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Marvelous Mechanical Misers
TRUE, October 1961

Samuel Pryor, 1961 TRUE photo 1Piggy banks from grandpa's day still lurch, bump and clang when fed America's smallest coins.

Just after the Civil War, Americans developed a passion for thrift. Youngsters were spurred on to greater efforts of miserliness by acquisition of ingeniously contrived banks that made satisfying clanking and whirring noises when fed coins. Between 1876 and 1886, some 175 different designs were turned out; as was to be expected these delightfully heavy mechanical gimcracks had great appeal for adult males who latched onto the kid's toys for their own pleasure.

One of the largest collectors of these old banks is Samuel Pryor, a vice president of Pan American World Airways. Pryor has been gathering banks since 1925, and a few of the rarer and more active types are shown here. Recently, duplications of the originals have been placed on the market, some selling for less than $5, But for one of the rarer prototypes, collectors have to pay 20 times that amount.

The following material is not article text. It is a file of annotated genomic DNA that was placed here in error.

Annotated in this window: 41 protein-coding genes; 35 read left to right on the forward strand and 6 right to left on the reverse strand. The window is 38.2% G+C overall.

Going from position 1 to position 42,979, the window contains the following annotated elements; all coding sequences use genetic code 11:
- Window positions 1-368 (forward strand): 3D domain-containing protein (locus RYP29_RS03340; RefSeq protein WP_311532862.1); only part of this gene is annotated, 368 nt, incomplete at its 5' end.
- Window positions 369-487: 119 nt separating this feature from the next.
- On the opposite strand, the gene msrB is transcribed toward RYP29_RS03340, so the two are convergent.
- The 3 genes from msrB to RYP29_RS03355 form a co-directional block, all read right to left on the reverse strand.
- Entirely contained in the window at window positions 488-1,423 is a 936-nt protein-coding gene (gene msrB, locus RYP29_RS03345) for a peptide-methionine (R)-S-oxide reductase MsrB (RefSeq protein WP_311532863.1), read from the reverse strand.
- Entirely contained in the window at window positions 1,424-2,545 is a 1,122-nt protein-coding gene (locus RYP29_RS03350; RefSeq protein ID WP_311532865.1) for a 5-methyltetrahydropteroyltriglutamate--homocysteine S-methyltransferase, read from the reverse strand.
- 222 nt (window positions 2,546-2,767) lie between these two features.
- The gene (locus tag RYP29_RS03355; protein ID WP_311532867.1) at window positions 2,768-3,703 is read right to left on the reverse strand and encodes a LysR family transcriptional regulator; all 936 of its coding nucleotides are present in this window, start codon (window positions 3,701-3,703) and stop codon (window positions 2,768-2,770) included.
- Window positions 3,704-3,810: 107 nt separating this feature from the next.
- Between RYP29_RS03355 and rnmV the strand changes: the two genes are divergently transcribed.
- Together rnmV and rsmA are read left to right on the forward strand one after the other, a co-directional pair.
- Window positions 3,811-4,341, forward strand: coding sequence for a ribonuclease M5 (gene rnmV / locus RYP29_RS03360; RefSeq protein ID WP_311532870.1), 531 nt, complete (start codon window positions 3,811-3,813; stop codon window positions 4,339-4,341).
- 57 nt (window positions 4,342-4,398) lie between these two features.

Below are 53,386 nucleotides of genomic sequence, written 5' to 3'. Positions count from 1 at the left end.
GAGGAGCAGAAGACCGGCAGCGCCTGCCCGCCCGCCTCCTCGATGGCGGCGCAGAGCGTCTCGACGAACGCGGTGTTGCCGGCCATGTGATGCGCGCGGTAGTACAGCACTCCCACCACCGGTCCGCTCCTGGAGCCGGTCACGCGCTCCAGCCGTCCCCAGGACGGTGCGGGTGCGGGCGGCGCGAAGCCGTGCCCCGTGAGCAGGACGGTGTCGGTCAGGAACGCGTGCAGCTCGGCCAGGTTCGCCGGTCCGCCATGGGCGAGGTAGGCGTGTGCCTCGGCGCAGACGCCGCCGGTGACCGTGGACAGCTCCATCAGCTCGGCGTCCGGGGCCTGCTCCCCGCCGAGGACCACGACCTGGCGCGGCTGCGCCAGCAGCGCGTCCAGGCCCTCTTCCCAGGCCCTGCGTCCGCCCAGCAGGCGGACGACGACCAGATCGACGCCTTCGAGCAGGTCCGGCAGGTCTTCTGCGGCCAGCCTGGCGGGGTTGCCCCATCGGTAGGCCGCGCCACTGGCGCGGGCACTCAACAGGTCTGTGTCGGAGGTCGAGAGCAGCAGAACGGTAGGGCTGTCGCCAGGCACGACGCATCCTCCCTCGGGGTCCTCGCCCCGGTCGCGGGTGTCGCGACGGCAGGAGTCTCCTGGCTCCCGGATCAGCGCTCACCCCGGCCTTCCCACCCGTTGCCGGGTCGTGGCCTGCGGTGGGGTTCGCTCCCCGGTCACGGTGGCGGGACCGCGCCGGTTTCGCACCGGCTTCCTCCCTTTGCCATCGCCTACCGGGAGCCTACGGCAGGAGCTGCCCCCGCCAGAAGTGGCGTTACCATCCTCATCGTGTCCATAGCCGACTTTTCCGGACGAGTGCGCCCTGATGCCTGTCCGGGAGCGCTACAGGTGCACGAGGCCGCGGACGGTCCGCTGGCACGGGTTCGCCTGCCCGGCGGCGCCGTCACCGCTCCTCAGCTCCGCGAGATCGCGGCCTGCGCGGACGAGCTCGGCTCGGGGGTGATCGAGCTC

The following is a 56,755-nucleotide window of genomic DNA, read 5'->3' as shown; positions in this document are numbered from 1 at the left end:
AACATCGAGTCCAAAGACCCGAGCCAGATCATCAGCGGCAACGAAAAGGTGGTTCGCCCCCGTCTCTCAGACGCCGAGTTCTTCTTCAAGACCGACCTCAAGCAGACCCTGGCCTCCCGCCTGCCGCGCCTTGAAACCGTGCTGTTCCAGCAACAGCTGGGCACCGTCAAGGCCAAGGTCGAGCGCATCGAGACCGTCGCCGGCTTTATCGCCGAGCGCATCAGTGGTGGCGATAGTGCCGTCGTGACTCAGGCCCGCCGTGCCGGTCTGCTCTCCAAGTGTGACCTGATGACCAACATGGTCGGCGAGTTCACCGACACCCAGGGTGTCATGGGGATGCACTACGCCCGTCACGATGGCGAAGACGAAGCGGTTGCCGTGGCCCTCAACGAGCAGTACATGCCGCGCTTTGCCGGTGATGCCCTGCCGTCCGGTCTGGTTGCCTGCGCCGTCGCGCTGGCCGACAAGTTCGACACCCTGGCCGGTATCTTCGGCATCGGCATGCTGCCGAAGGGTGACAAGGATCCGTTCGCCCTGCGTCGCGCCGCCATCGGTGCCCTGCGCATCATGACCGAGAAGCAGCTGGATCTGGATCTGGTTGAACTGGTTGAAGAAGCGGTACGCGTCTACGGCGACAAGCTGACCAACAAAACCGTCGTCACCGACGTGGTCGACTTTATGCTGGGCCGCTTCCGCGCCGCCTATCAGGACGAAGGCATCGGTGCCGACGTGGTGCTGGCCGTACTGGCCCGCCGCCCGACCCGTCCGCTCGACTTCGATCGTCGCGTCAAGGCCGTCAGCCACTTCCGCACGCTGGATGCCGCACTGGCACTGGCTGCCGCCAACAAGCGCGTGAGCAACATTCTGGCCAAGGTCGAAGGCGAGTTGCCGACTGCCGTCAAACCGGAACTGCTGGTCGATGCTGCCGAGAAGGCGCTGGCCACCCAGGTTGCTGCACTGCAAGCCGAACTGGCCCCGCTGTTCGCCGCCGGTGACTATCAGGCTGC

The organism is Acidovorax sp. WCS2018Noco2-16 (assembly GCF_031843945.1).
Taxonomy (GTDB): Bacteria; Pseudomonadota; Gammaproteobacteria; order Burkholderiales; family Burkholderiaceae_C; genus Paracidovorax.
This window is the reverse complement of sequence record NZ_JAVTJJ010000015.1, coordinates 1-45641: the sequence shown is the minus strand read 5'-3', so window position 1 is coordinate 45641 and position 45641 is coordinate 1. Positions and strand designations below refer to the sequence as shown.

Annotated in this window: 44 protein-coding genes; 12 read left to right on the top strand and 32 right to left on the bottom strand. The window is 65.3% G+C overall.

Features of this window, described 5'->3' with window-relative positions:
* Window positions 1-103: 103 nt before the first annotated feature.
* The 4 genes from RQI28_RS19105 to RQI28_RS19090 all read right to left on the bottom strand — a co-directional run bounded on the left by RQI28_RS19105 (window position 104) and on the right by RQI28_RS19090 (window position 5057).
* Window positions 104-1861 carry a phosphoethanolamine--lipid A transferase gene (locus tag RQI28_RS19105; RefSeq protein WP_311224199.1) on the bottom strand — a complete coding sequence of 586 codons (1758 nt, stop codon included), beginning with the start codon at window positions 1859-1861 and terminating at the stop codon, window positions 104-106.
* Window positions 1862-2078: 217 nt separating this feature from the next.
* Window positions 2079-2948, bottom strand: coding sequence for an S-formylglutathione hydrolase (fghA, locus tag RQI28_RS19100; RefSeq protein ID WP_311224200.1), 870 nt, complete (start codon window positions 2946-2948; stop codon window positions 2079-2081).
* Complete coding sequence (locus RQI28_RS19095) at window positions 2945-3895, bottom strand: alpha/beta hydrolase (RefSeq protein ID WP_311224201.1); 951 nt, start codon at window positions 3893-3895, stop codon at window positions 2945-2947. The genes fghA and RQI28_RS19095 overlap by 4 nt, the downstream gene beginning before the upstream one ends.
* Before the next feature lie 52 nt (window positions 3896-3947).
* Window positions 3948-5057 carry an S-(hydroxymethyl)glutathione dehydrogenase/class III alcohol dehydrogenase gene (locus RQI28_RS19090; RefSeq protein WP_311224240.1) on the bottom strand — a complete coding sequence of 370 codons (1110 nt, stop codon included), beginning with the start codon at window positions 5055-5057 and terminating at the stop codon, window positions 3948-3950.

Samuel Pryor, 1961 TRUE photo 2

ALTOONA MIRROR - July 24, 1965

Tyrone Man's Penny Bank Collection Among Country's Finest
Retired Banker John Meyer Spent 30 Years Collecting

"Almost everyone at heart is a collector. Some collections are rare and costly, some cost little or nothing, but the true value of any collection is best measured by the continuing pleasure it brings to the collector, and one of the greatest pleasures of owning a collection is seeing it out in the open as a tangible decorative part of a room," said John D. Meyer retired Tyrone banker.

This was quite evident as I had the pleasure and privilege to interview him one afternoon. The visit was rewarding to view his vast collection of unusual banks, numerous cases of ruby and coin glass and many antique clocks, to name only three of his collections. "When I began collecting many years ago, I got a lot of pleasure out of acquiring these rare objects," said Mr. Meyer. "Now my pleasure is showing them."

Recalls First Bank